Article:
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Review: The Night Tiger by Yangsze Choo

I’m a huge fan of Reese Witherspoon, as an actress, a person, and a book advocate. So when one of her book club picks became available on NetGalley, I jumped at the chance to review. Granted, I’m a year behind (The Night Tiger was her April 2019 choice) but good books are worth the wait. And this one definitely ticks the good book box.

My rating: ⭐️⭐️⭐️⭐️

Disclosure: I am part of an affiliate program which means that I may earn a small commission if you purchase through my affiliate links at no additional cost to you.


Malaya, 1930.

Ren is a young house boy, serving a foreign doctor after the death of his previous master. But he has been sent on a mission to find his old master’s severed thumb, so it can be reunited with his body. Without it, his soul cannot rest.

Ji Lin works as a dressmaker’s apprentice, moonlighting as a dancehall girl to pay her mother’s Mahjong debts. She dreams of becoming a doctor but stepfather forbids it. After a dance with a strange man, she finds herself in possession of what appears to be a withered thumb.

In the meantime, a tiger is roaming the village. People are mysteriously dying. Could the stories be true, about men who turn into tigers and haunt the living?

Time is running out for Ren. He fears he knows who the tiger is. And it’s up to him to make it stop. His frantic journey and Ji Lin’s misfortune eventually lead them to each other, revealing a destined connection that neither could have anticipated.

“That’s where the were tigers live, the harriman radian who change their shapes. Some people say that they’re beasts possessed by the souls of dead people.”

A historical tale seeped in superstition

When books incorporate fate or superstition into a story, it can make it feel too coincidental and unrealistic. However, the superstitions explored in The Night Tiger were each grounded in recurring incidents, which made them feel impossibly real. It was an authentic insight into Chinese folklore and cultural beliefs. Here are just some that are mentioned:

  • When a person dies, their body must be buried whole – anything added needs to be removed and anything missing must be replaced within 49 days of death. Otherwise, the soul cannot rest peacefully.
  • Natives believe in weretigers (the opposite of a werewolf) where the beast can take the form of a man and prey on humans in the village.
  • A pontianak is a beautiful female spirit who has died during pregnancy or in childbirth. She roams around at night, angry and drinking men’s blood.
  • The five Confucian Virtues stand for knowledge, benevolence, righteousness, order, and integrity. Many people (like Ji Lin and Ren) are named after the virtues. To possess all five qualities makes the perfect man.

“In Cantonese, two was a good number because it made a pair. Three was also good because it was a homophone for sang, or life. Four, of course, was bad because it sounded like death. Five was good again because it made a complete set, not just of the Confucian Virtues, but also for the elements of wood, fire, water, metal, and earth.”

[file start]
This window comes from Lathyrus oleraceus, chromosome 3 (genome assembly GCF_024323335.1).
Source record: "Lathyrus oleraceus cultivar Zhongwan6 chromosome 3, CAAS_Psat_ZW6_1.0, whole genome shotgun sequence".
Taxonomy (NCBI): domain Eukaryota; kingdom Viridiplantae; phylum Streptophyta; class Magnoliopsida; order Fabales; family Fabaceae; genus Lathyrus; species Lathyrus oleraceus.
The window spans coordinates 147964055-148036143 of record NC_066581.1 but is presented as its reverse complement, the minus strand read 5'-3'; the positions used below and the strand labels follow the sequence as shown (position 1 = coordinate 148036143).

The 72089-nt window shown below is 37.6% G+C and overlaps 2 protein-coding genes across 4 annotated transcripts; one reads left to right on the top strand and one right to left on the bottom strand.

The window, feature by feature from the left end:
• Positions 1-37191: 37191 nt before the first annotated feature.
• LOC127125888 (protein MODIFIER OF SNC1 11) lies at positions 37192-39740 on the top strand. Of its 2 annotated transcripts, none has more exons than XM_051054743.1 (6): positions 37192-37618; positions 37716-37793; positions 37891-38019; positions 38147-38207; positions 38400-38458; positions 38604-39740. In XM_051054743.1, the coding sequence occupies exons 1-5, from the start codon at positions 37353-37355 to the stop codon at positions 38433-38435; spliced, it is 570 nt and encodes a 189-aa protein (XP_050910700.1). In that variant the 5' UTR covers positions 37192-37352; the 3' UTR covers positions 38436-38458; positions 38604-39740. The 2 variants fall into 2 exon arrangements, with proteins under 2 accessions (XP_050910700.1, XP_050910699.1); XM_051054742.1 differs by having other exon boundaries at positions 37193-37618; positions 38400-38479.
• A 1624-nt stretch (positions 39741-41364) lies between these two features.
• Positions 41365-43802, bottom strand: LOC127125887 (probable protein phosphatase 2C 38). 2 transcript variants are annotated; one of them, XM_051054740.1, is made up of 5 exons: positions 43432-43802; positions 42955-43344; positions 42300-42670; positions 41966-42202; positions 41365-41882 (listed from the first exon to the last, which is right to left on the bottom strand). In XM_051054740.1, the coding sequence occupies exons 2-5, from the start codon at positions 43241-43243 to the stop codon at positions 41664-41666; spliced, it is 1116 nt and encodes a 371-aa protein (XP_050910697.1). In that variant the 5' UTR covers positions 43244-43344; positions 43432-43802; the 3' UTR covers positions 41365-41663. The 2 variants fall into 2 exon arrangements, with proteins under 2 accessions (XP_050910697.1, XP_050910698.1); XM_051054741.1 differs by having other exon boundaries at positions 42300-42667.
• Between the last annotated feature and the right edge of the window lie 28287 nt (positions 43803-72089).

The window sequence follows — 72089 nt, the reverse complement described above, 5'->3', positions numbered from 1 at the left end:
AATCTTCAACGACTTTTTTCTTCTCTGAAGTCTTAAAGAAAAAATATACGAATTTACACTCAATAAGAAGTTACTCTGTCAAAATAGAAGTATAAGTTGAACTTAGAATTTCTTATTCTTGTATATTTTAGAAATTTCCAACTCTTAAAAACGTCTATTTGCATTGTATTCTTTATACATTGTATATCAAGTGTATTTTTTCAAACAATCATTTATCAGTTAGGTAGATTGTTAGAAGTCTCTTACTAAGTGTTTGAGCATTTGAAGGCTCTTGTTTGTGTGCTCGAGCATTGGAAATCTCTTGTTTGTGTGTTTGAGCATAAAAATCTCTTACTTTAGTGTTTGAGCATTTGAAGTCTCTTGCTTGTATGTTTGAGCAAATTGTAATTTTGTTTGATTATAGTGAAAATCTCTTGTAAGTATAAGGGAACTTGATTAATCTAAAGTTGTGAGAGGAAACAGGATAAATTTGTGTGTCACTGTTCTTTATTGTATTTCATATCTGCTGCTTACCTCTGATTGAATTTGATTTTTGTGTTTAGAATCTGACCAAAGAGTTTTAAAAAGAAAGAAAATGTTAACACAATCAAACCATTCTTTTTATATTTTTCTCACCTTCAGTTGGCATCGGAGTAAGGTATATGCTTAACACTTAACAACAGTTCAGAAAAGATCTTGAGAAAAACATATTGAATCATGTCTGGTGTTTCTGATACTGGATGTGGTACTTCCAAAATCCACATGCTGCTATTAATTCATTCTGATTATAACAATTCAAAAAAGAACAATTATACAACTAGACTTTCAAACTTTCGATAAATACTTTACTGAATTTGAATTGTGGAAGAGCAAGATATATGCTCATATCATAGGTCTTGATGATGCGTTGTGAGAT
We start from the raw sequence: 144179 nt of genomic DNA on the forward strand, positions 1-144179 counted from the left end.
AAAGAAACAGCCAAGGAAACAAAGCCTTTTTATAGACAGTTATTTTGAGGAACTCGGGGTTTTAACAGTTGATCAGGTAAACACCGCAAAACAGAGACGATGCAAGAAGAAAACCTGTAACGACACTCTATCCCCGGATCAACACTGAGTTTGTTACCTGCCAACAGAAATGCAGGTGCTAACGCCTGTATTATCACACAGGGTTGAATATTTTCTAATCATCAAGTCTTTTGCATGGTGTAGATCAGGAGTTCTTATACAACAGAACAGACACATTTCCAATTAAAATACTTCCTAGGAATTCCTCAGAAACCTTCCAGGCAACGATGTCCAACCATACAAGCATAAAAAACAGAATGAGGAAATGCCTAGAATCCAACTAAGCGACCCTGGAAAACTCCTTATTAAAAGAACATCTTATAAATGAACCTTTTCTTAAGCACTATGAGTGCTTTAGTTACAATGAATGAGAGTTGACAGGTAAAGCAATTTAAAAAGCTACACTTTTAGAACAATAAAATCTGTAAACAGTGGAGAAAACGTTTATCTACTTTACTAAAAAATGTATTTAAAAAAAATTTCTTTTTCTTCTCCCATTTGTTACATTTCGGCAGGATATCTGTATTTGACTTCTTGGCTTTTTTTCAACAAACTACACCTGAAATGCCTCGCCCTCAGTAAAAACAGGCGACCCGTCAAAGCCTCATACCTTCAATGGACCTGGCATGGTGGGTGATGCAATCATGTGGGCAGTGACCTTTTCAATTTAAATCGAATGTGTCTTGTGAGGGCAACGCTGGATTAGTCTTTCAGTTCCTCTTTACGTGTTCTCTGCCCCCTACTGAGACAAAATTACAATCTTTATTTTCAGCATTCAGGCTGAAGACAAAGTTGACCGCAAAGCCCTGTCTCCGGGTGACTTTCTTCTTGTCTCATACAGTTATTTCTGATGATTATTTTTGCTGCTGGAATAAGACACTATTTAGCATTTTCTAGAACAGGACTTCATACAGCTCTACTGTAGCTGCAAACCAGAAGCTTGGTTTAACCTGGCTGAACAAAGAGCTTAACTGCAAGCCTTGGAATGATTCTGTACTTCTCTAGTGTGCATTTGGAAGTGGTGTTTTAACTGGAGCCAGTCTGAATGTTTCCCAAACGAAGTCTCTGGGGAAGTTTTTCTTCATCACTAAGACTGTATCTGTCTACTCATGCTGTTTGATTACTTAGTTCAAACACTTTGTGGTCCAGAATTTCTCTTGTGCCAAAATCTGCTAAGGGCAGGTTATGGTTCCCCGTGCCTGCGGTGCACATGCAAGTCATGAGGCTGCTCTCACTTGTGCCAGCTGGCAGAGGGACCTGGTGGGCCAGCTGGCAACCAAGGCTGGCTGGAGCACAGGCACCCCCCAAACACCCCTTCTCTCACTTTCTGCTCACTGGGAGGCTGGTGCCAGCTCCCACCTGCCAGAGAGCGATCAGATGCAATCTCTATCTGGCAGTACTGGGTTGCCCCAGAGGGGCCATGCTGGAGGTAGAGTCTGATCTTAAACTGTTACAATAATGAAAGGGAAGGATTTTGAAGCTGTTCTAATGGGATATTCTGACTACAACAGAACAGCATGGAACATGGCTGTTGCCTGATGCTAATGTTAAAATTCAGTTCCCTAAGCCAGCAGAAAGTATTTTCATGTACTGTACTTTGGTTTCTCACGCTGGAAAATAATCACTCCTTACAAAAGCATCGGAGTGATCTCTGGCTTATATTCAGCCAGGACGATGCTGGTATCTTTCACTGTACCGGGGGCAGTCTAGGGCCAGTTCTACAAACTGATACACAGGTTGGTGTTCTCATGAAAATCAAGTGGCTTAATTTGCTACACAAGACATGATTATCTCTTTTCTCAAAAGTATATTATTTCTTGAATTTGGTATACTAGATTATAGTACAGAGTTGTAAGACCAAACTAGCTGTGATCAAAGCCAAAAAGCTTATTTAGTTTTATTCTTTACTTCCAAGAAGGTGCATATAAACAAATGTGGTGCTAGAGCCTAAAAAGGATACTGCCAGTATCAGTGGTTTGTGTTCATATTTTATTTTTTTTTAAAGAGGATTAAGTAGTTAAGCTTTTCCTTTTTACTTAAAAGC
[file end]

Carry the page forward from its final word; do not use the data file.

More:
Character development with a dash of romance

One thing I loved about this book was the characters. Connections were slowly developed and fate intervened to bring them together. The budding romance didn’t feel essential to the story, but it represented the characters ‘coming of age’ and also tied in with one of the Chinese tales (not mentioned so as not to spoil). This gave it a reason and I’m ok with that (I really hate when books add romance just for the sake of it).

This did fall short as a five star because there were a bunch of unanswered questions at the end. However, most of these I’m happy to speculate in my head, it’s more a case of I would have liked to know more. I’m definitely going to be Googling some of these superstitions though!

As a final note, I’ll just say that if you pick this book up, I recommend going in blind. Don’t get too wrapped up in the summary (which sounds a little crazy, let’s be honest); instead, let the words transport you straight into the story and everyone will start to make sense (I promise).


Genre: Historical fiction
Pages: 496 (paperback)
About the author: Yangsze Choo is a fourth-generation Malaysian of Chinese descent. Her first novel, The Ghost Bride was released in 2013 and is now a Netflix Original series. The Night Tiger is her second novel and featured as a pick in Reese Witherspoon’s ‘Hello Sunshine’ Book Club and Amazon’s Spotlight.

night tiger

3 responses to “Review: The Night Tiger by Yangsze Choo”

  1. […] The Night Tiger exceeded all my expectations purely because it’s not something I’d usually choose. I was captivated by the story, myths, legends, and fate. The term ‘swept me off my feet’ would perfectly sum up my feelings after I finished this book. I was absorbed in the 1930 Malaysian culture and couldn’t wait to read more from this era. This book was basically everything my blog represents. Check out my full review here. […]


  2. […] my range of Icelandic picks (my top recommendation here is The Glass Woman). I also read and loved The Night Tiger which covered Malaysian […]


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